- Special Reports
- Maps & Data
- Election 2014
- Dear Abby
- Games & Puzzles
- Events & Exhibits
- Food & Drink
- Arts & Music
- Movies & TV
New London - The settlement packages for two city police captains who retired earlier this month include salary payments through July 1 and extended health insurance benefits coverage.
Deputy Chief Marshall Segar, whose one-year contract was not renewed, will receive one year's pay of about $105,000; one year's worth of insurance coverage; and a $21,000 contribution to his retirement savings plan as outlined in his contract.
But still unclear are the value of the packages, the cost to the city and where the money will come from to pay for them.
City Councilor Adam Sprecace questioned the agreements on Tuesday, saying that the council was not privy to the details of the agreements and that no money has been budgeted to cover any additional the costs.
"I believe each appropriation has to come before the City Council,'' he said. "Now you have all this new spending. ... If they don't pass (the council), we're going to have issues."
But Mayor Daryl Justin Finizio, who announced the changes in the police department's managerial structure earlier this month, said in a statement Tuesday that department heads were consulted and the finance director assured him there was money in the budget to cover the agreements.
Capt. Michael Lacey, a 28-year veteran of the department, and Capt. William Dittman, who was with the department for 35 years, each will continue to earn about $1,700 a week through July 1.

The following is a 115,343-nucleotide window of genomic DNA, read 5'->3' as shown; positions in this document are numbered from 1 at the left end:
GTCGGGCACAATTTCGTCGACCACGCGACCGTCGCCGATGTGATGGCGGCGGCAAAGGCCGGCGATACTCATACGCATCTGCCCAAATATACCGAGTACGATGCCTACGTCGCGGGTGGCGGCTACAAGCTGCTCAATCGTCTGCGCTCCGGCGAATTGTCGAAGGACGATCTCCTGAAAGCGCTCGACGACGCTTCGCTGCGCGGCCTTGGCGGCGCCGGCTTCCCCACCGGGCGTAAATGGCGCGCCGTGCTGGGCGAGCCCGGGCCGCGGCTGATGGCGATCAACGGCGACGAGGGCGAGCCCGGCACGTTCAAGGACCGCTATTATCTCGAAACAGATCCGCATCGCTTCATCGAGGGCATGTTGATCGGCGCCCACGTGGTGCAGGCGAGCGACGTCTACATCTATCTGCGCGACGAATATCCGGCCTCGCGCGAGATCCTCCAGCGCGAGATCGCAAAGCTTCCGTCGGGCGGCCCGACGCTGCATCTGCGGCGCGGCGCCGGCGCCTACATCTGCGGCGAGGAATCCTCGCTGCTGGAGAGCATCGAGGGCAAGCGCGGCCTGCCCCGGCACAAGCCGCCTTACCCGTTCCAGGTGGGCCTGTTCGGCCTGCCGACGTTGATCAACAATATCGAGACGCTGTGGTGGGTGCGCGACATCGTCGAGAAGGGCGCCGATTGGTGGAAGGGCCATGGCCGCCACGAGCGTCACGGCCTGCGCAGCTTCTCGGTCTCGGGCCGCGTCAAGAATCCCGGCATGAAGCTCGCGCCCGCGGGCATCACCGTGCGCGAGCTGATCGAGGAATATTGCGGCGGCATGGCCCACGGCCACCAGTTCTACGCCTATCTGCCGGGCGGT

Lacey will receive his full salary for the next 4.5 years under the agreement, which requires the city to make up the difference between his base wage and his pension benefit.
Dittman also will receive family health insurance for the next seven years, until he turns 65 and becomes eligible for Medicare.
All three officers will be paid for accrued vacation, holiday and compensation time.
Dittman and Segar declined to comment. Lacey could not be reached to comment.
Bernadette Welch, the city's personnel coordinator, said the city is self-insured and pays medical bills directly, so there are no annual premiums to pay.
Segar's health insurance was contractual, while insurance for the two captains was anticipated, she said, because each had a valid worker's compensation claim that would have ensured medical benefits upon retirement, regardless of when it occurred.
In a statement released Tuesday, Finizio said, "The Personnel Coordinator and Law Director negotiated the Captain's retirement agreements in consultation with the Finance Director before the recommendation was made to the Mayor.
"The decision not to renew the Deputy Chief's contract was discussed with the Personnel Coordinator, Chief Administrative Officer, Law Director's office, Chief of Police and Finance Director before the final decision. The City was assured that the decision was in its full legal right and within the finances available."
Finizio also said a full accounting of the payments is being compiled and will be released by Feb. 8, when internal audits and reviews of the city's budget will be complete.
"When this is finished, the City's financial staff and auditors will meet with Council leadership and the Mayor to present their full report,'' Finizio said.